Wound Care Certification
The Wound Care Certification (WCC) was created by the National Alliance of Wound Care and Ostomy (NAWCO), a professional certification organization which was founded in 2002. The WCC credential has received accreditation by the National Commission for Certifying Agencies (NCCA).
Function of the Test
The WCC credential recognizes expertise in wound care, including topics such as patient assessment, wound healing processes, wound etiology, and treatment management.
In order to be eligible to earn the WCC credential, candidates must hold an active unrestricted license as a Registered Nurse, Licensed Practical/Vocational Nurse, Nurse Practitioner, Physical Therapist, Physical Therapist Assistant, Occupational Therapist, Physician, or Physician Assistant. Candidates must also meet an educational, certification, experiential, or preceptor eligibility requirement.
Because candidates must already be licensed medical professionals, certification in Wound Care does not confer any additional licensure privileges. However, certification is beneficial as an exercise in professional development, motivating candidates to improve their skills and abilities and enhancing their future career prospects.
In 2013, 2250 candidates took the exam, of whom 1694 (75.3%) passed.
The WCC exam is primarily administered at PSI Computer Testing centers. Paper and pencil examinations are also available in various other locations.
The fee to take the examination is $330, which includes a $300 certification fee and a $30 processing fee.
Both the computer-based and the paper and pencil version of the exam consist of 100 to 110 questions and have a two-hour time limit. Candidates who take the computer-based test receive immediate test results, and examination results are e-mailed to all candidates within seven to ten business days of the exam date. Unsuccessful candidates who wish to retake the WCC exam must pay all applicable examination fees. There is no minimum waiting period between retests, but candidates are are limited to three reexamination attempts within two years. After a total of four failed examinations, a candidate must wait one full year before being allowed to take the exam again.
Candidates with disabilities who require special testing accommodations must submit a request for special accommodations along with documentation of disability needs to NAWCO at least six weeks prior to the intended testing date.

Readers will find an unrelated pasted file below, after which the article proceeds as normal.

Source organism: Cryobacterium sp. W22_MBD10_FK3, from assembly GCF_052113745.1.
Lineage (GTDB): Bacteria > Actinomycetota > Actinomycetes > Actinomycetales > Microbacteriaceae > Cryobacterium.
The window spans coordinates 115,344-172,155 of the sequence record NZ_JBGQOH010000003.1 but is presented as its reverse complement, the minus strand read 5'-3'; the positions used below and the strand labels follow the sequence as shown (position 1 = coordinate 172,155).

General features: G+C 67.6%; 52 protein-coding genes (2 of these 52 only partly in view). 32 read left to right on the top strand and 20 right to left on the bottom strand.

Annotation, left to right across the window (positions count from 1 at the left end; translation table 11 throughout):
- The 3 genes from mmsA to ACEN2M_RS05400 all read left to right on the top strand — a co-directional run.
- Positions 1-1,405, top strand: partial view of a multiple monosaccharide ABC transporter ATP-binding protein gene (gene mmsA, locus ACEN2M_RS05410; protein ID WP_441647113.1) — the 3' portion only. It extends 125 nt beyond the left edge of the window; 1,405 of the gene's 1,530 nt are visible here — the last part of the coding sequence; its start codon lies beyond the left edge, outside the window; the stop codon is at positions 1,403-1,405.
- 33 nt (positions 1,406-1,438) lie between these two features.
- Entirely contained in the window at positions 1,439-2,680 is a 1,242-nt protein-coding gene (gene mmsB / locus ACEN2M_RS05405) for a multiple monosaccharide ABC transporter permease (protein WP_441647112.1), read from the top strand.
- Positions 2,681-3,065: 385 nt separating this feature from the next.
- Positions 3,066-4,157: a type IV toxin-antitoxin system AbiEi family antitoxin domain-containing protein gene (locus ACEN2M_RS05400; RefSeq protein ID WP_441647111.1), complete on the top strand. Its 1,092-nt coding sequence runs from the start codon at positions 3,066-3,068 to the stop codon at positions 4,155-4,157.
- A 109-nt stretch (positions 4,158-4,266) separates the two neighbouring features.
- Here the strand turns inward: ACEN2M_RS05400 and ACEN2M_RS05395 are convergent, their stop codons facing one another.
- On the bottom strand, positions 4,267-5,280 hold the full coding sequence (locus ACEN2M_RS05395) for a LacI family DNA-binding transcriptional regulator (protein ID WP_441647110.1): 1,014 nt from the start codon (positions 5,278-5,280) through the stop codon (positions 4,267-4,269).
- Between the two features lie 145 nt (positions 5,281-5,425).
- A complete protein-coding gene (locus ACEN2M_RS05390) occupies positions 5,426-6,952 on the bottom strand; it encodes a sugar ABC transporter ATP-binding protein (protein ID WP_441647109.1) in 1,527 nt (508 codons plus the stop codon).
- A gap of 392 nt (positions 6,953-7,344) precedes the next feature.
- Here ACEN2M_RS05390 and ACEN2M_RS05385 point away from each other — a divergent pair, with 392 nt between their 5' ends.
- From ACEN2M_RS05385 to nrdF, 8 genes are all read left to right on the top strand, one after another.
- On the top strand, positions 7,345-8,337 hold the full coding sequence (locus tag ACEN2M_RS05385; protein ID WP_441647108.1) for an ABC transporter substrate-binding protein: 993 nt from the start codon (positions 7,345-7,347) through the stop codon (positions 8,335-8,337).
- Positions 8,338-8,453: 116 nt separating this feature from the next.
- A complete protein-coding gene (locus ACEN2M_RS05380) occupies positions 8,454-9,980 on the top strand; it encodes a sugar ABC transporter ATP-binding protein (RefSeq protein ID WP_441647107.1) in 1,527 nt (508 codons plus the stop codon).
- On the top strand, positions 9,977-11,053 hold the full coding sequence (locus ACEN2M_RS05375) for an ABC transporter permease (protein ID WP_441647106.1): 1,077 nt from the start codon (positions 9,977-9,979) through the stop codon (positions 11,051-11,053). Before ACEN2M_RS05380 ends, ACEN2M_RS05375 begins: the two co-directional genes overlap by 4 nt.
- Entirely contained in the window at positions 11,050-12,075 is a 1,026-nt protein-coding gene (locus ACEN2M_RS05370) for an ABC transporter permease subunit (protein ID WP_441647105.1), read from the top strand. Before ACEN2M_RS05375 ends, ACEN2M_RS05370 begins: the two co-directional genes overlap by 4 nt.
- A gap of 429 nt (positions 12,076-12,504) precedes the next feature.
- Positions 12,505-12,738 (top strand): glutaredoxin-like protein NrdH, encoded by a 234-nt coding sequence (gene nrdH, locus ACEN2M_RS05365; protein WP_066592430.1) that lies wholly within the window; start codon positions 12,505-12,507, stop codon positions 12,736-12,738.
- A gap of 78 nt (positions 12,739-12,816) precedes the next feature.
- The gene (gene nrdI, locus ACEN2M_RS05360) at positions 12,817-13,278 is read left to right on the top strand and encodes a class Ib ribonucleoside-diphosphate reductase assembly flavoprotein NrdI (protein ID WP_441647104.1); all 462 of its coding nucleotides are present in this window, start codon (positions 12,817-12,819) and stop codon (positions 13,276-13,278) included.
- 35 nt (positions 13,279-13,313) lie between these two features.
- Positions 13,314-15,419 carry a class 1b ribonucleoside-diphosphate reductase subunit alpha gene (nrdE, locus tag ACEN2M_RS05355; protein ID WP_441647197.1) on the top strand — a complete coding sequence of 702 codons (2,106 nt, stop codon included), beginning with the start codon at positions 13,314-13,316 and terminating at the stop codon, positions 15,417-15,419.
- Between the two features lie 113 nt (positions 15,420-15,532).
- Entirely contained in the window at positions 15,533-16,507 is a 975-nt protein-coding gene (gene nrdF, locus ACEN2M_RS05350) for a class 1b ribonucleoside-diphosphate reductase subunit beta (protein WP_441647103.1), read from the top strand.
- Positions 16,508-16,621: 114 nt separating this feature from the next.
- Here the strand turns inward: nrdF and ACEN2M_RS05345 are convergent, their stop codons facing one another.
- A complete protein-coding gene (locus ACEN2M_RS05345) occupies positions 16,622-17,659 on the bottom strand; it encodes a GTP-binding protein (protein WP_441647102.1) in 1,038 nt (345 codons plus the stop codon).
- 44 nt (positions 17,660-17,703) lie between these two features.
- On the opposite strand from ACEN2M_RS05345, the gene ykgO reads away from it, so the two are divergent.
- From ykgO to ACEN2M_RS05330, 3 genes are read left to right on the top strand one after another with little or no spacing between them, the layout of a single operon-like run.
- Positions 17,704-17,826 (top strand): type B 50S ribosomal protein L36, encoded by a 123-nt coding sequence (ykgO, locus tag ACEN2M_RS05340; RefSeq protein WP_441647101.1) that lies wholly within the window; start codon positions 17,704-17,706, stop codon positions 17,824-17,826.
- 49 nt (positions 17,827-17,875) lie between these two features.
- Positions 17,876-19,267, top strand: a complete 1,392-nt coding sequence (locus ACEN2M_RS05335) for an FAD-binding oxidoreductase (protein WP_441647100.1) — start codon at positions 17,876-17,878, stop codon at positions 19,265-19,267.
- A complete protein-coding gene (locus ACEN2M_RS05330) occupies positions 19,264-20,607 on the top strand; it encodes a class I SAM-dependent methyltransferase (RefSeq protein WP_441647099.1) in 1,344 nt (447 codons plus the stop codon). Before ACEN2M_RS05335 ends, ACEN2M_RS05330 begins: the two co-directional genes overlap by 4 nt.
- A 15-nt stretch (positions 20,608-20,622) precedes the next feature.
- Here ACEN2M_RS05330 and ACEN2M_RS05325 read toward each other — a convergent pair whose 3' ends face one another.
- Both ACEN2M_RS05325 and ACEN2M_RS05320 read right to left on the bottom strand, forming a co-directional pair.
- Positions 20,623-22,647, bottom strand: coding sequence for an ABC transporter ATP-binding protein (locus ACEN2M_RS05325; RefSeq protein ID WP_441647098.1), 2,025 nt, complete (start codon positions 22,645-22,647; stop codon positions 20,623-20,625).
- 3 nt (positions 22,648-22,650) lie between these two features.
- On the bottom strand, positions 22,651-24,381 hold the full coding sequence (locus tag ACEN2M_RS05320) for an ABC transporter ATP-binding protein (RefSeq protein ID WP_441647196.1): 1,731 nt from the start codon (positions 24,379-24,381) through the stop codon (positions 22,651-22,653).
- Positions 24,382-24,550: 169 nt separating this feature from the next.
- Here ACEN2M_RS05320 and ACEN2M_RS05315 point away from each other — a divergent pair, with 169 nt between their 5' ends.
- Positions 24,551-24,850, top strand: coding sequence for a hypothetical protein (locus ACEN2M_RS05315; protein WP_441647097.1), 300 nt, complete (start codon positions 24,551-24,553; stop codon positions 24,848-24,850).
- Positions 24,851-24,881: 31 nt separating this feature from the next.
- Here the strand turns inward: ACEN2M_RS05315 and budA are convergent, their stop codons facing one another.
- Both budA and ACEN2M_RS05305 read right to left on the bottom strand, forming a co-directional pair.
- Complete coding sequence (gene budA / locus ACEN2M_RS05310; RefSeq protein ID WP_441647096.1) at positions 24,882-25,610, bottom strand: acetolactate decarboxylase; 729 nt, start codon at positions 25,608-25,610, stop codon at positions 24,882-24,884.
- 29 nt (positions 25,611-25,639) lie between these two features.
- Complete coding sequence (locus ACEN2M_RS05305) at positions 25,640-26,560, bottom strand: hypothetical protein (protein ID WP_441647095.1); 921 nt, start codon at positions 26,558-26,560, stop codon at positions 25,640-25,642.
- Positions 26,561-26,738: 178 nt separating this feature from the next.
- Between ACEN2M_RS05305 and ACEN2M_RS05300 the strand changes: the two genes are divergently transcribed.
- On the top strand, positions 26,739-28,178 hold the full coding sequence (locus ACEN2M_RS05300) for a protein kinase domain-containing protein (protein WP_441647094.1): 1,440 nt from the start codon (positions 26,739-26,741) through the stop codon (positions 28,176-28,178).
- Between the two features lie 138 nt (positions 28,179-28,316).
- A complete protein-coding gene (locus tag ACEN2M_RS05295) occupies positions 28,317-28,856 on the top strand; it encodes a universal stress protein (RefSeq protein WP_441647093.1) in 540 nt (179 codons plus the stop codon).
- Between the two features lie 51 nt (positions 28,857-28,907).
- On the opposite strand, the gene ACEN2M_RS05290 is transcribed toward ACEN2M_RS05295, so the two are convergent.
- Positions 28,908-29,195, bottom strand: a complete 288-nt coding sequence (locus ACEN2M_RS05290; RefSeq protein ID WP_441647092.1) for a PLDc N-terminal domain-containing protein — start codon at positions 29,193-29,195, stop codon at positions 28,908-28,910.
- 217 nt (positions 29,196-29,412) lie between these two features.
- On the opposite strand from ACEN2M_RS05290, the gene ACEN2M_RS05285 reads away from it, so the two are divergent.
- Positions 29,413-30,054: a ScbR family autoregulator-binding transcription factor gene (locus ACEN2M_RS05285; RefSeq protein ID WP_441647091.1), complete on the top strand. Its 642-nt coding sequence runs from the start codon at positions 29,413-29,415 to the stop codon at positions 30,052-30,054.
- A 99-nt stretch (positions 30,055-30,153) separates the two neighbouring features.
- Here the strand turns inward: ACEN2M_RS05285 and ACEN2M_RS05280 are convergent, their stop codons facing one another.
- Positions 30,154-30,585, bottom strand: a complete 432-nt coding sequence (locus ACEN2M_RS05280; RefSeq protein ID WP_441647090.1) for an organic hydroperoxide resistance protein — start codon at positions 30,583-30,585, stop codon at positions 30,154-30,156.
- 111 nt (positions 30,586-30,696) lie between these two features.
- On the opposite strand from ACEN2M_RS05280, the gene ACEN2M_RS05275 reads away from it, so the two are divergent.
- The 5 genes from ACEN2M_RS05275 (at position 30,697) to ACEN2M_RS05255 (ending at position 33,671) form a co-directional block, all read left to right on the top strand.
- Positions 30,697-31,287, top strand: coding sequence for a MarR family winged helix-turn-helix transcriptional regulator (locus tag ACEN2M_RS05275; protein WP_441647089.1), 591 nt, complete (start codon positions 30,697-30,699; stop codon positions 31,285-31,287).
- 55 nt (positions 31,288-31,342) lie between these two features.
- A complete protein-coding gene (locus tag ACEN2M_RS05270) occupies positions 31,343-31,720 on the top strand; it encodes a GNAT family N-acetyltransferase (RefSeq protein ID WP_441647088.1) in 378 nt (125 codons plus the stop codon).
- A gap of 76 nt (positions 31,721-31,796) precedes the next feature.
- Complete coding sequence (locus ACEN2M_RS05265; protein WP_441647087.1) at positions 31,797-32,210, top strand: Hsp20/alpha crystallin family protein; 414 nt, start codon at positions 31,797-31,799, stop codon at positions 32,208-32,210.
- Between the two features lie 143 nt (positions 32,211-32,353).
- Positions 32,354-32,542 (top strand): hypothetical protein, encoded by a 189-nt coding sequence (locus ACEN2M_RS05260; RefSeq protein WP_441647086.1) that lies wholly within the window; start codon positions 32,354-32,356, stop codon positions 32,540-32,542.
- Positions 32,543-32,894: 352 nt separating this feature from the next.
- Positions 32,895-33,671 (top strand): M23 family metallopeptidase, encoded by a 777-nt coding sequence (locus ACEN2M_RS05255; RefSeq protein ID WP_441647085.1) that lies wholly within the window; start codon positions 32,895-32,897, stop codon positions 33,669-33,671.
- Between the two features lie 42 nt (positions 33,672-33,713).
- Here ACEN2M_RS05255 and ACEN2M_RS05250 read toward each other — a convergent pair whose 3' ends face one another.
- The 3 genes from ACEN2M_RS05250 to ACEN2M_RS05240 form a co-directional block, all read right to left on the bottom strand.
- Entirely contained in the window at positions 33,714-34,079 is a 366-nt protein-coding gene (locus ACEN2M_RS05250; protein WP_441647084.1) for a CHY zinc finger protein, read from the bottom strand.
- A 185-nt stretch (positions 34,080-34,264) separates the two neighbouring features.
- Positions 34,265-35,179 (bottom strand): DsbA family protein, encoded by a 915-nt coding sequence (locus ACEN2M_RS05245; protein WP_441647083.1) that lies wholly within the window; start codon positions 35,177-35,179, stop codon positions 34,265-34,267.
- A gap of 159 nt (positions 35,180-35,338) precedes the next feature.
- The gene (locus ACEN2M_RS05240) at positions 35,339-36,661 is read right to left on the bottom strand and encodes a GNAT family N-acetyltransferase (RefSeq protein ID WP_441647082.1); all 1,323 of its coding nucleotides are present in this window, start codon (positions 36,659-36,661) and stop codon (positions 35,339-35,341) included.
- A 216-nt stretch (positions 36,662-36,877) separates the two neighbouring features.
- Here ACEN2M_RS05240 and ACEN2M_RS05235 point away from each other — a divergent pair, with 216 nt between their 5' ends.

The Wound Care Certification Exam is made up of eight main focuses: Structures and functions of normal skin; Identification and management of risk factors impacting skin integrity; Wound healing process; Patient assessment, data collection and analysis; Wound etiology and description; Treatment administration and management; Education and training; and Legal, ethics, and policy. The exam has 100 questions having to do with these eight topics, along with an additional 10 pretest questions that will not be scored. All 110 questions are multiple choice.
Candidates are expected to arrive in a timely manner to the testing site. For admission, candidates must present a government issued photo identification. No bags, heavy coats, back packs, etc. are allowed into the examination room. The WCC contains multiple choice questions that come in either a computer-based format or a paper and pencil format.
The WCC exam comprises 100 scored multiple-choice questions and up to 10 unscored, unmarked pretest questions which are being assessed for inclusion on future versions of the WCC.
The content on the WCC exam is distributed as follows:
|Distribution of questions on the WCC exam|
|Structures & functions of normal skin||5|
|Identification & management of risk factors
impacting skin integrity
|Wound healing process||15|
|Patient assessment, data collection & analysis||20|
|Wound etiology & description||20|
|Treatment administration & management||20|
|Education & training||5|
|Legal, ethics & policy||5|
NAWCO does not publish specific information about the exam scoring process or the passing score. However, it claims that the passing score is "based upon recommendations from statistical analysis performed by the testing corporation." Typically, this sort of statistical analysis is conducted for criterion-referenced examinations, meaning that the passing score is determined by assessing the difficulty level of every individual question and determining what percentage of minimally qualified candidates would answer each question correctly. The passing score in a criterion-referenced examination represents the lowest acceptable level of knowledge required to earn the credential. Because each version of the exam differs slightly in difficulty, scores on criterion-referenced examinations are scaled to take difficulty into account so that candidates who take easier versions of the test do not receive an unfair advantage over candidates who take more difficult versions of the test.
In 2013, the pass rate for the WCC exam was 75.3%.
- Wound Repair and Regeneration. Wound care certification: The grin without a cat March 27 2015
- Marketing and Promoting Yourself and Your New WCC® Credential March 27 2015
- NAWCO - WCC Candidate Examination Handbook March 27 2015
- NAWCO - Wound Care Credentialing... The Mark of Distinction March 27 2015
- NAWCO - Wound Care Certification March 27 2015
- NAWCO - WCC Certification FAQs March 27 2015
- WCC Handbook 23 April 2015